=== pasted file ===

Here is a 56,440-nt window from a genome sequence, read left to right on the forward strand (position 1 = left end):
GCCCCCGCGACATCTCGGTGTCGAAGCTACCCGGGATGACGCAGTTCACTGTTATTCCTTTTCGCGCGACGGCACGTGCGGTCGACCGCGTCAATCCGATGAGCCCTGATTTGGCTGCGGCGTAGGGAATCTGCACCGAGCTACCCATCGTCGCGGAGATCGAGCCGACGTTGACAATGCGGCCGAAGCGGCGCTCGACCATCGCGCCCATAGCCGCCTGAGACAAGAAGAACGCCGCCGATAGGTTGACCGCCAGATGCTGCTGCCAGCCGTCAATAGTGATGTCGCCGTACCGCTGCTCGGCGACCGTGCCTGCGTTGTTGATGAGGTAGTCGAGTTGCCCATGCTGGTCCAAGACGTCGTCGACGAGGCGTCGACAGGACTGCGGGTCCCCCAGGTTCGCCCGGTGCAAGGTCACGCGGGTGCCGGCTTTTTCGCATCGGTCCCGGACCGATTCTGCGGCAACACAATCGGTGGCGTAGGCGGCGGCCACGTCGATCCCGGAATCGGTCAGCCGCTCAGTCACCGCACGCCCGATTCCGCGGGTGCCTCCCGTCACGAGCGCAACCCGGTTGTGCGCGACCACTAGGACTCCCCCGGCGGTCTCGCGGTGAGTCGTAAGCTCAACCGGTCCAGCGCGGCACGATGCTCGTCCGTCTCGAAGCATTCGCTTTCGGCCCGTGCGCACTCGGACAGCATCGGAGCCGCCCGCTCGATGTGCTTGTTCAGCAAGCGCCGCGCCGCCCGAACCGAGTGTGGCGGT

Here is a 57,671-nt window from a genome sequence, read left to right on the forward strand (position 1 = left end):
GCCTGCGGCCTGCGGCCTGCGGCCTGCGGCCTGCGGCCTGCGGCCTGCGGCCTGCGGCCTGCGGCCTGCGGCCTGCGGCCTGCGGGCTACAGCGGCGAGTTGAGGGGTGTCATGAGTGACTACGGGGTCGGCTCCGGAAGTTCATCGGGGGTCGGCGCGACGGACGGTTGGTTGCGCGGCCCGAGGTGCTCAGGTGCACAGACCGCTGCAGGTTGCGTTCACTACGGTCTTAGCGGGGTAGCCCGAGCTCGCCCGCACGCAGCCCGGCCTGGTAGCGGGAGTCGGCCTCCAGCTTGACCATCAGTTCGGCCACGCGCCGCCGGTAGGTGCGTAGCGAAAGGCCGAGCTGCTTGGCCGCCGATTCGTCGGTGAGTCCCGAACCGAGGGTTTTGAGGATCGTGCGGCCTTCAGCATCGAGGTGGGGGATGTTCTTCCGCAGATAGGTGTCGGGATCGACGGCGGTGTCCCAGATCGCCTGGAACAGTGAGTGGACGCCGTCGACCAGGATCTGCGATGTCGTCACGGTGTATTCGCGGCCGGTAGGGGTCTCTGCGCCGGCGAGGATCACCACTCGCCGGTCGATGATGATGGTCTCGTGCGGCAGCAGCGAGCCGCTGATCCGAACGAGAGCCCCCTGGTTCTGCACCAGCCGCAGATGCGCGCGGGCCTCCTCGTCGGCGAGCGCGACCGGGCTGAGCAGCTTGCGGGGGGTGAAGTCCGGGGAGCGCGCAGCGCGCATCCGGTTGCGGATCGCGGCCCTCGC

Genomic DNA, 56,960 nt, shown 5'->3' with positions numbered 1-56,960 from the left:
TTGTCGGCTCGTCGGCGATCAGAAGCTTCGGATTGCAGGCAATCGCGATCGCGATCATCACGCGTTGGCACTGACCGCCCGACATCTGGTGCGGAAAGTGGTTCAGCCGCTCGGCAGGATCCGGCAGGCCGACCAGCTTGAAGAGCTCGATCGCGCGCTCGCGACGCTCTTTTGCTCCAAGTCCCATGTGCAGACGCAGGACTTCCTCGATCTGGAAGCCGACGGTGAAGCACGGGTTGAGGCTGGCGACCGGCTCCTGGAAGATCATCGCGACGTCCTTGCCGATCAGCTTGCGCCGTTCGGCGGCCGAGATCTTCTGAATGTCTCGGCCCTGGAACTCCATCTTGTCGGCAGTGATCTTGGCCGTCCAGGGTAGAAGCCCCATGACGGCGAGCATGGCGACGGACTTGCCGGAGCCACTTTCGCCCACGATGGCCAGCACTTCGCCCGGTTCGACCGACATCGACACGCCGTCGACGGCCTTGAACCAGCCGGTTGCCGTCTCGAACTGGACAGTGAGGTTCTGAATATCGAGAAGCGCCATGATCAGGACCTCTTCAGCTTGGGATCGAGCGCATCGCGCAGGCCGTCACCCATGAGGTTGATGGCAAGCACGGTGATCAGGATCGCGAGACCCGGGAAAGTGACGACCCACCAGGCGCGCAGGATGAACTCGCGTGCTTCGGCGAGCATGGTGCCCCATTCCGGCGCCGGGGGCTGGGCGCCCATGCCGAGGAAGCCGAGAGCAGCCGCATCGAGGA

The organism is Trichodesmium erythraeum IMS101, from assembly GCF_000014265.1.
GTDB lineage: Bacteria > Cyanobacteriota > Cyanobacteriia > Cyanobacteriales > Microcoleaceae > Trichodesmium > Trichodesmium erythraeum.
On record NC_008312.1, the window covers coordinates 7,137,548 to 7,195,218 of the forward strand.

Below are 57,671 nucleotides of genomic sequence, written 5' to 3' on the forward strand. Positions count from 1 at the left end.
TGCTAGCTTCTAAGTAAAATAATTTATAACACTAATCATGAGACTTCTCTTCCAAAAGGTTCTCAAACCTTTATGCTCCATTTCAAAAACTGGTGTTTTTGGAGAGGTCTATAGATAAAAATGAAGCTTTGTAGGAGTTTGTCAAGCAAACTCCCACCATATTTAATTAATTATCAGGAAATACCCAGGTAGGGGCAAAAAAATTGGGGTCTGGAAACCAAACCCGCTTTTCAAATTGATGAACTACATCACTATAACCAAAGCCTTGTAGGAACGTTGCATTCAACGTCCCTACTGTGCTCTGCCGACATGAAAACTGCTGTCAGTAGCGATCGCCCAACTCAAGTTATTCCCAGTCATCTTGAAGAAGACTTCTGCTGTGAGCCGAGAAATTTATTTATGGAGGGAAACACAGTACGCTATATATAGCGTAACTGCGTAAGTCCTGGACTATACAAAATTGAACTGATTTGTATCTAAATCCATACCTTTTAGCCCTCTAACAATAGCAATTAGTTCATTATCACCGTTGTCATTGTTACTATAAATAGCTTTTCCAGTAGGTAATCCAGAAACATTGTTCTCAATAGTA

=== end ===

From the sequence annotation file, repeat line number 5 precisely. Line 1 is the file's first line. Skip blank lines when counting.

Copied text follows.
Genomic DNA, 56,960 nt, shown 5'->3' with positions numbered 1-56,960 from the left: